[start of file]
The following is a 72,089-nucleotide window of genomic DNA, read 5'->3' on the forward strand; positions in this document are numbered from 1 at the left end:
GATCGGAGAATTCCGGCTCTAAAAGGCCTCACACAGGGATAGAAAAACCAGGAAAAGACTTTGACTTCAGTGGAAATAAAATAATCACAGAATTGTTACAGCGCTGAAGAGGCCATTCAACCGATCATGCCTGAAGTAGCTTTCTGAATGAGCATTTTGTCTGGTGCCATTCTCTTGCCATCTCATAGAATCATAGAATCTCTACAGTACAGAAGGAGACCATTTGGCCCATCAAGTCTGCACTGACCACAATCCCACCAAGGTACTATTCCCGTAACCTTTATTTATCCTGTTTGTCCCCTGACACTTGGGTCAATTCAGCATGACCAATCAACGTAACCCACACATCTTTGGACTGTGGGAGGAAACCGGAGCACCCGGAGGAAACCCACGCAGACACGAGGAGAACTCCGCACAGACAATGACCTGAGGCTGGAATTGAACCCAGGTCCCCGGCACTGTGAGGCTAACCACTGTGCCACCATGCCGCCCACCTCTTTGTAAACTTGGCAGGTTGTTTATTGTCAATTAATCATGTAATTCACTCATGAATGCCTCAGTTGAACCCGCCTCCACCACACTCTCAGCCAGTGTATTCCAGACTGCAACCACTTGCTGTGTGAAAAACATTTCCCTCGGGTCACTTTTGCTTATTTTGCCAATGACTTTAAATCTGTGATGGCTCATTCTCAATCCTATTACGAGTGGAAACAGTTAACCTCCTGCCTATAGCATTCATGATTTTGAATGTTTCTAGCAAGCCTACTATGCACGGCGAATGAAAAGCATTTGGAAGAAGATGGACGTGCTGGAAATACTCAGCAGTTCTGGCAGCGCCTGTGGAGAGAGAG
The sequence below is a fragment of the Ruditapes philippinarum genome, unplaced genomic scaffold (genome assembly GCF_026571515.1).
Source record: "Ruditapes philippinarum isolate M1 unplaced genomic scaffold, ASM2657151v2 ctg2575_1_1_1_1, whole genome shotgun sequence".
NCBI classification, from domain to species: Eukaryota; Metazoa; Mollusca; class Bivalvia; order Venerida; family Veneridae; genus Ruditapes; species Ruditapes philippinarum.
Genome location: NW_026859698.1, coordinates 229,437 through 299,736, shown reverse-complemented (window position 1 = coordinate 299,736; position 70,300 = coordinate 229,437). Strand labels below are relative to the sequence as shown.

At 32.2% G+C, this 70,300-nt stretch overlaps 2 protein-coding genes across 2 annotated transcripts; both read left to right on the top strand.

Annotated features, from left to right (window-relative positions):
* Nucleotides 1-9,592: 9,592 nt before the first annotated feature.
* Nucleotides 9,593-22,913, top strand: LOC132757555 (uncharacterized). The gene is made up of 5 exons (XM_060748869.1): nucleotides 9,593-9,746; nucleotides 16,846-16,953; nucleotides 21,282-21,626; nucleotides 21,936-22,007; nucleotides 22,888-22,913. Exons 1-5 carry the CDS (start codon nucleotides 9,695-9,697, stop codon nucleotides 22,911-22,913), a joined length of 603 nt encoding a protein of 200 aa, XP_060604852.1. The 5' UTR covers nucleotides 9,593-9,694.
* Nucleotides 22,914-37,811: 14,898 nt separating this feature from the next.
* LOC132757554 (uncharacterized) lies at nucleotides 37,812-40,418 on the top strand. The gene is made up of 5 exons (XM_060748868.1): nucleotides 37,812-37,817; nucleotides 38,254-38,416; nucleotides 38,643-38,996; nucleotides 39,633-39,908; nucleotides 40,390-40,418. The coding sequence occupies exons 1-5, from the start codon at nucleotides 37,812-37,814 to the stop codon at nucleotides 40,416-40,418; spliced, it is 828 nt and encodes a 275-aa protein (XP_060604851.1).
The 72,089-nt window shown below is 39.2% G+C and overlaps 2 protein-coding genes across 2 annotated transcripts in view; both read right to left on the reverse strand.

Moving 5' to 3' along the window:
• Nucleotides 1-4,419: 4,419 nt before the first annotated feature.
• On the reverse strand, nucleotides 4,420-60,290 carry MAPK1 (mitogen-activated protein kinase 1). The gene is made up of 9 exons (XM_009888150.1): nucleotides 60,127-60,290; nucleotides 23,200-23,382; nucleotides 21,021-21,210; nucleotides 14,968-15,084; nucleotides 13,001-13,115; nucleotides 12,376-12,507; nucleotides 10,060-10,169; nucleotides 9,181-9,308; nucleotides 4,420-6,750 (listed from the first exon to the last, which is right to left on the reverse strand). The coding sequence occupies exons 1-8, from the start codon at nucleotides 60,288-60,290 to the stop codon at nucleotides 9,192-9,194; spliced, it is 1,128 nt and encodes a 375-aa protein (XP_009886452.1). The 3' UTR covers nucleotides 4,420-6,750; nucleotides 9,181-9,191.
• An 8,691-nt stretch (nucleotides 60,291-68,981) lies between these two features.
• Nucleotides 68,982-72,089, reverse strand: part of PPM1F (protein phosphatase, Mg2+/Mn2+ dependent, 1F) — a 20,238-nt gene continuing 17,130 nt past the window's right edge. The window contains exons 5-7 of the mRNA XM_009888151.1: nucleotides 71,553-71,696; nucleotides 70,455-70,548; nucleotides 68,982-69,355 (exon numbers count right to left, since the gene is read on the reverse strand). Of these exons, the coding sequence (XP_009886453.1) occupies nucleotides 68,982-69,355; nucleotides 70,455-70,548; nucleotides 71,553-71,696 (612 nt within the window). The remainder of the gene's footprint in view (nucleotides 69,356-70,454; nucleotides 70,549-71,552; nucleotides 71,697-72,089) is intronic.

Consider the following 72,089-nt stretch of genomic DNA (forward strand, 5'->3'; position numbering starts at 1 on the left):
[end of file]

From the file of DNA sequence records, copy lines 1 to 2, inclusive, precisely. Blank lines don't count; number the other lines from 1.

The following is a 72,089-nucleotide window of genomic DNA, read 5'->3' on the forward strand; positions in this document are numbered from 1 at the left end:
GATCGGAGAATTCCGGCTCTAAAAGGCCTCACACAGGGATAGAAAAACCAGGAAAAGACTTTGACTTCAGTGGAAATAAAATAATCACAGAATTGTTACAGCGCTGAAGAGGCCATTCAACCGATCATGCCTGAAGTAGCTTTCTGAATGAGCATTTTGTCTGGTGCCATTCTCTTGCCATCTCATAGAATCATAGAATCTCTACAGTACAGAAGGAGACCATTTGGCCCATCAAGTCTGCACTGACCACAATCCCACCAAGGTACTATTCCCGTAACCTTTATTTATCCTGTTTGTCCCCTGACACTTGGGTCAATTCAGCATGACCAATCAACGTAACCCACACATCTTTGGACTGTGGGAGGAAACCGGAGCACCCGGAGGAAACCCACGCAGACACGAGGAGAACTCCGCACAGACAATGACCTGAGGCTGGAATTGAACCCAGGTCCCCGGCACTGTGAGGCTAACCACTGTGCCACCATGCCGCCCACCTCTTTGTAAACTTGGCAGGTTGTTTATTGTCAATTAATCATGTAATTCACTCATGAATGCCTCAGTTGAACCCGCCTCCACCACACTCTCAGCCAGTGTATTCCAGACTGCAACCACTTGCTGTGTGAAAAACATTTCCCTCGGGTCACTTTTGCTTATTTTGCCAATGACTTTAAATCTGTGATGGCTCATTCTCAATCCTATTACGAGTGGAAACAGTTAACCTCCTGCCTATAGCATTCATGATTTTGAATGTTTCTAGCAAGCCTACTATGCACGGCGAATGAAAAGCATTTGGAAGAAGATGGACGTGCTGGAAATACTCAGCAGTTCTGGCAGCGCCTGTGGAGAGAGAG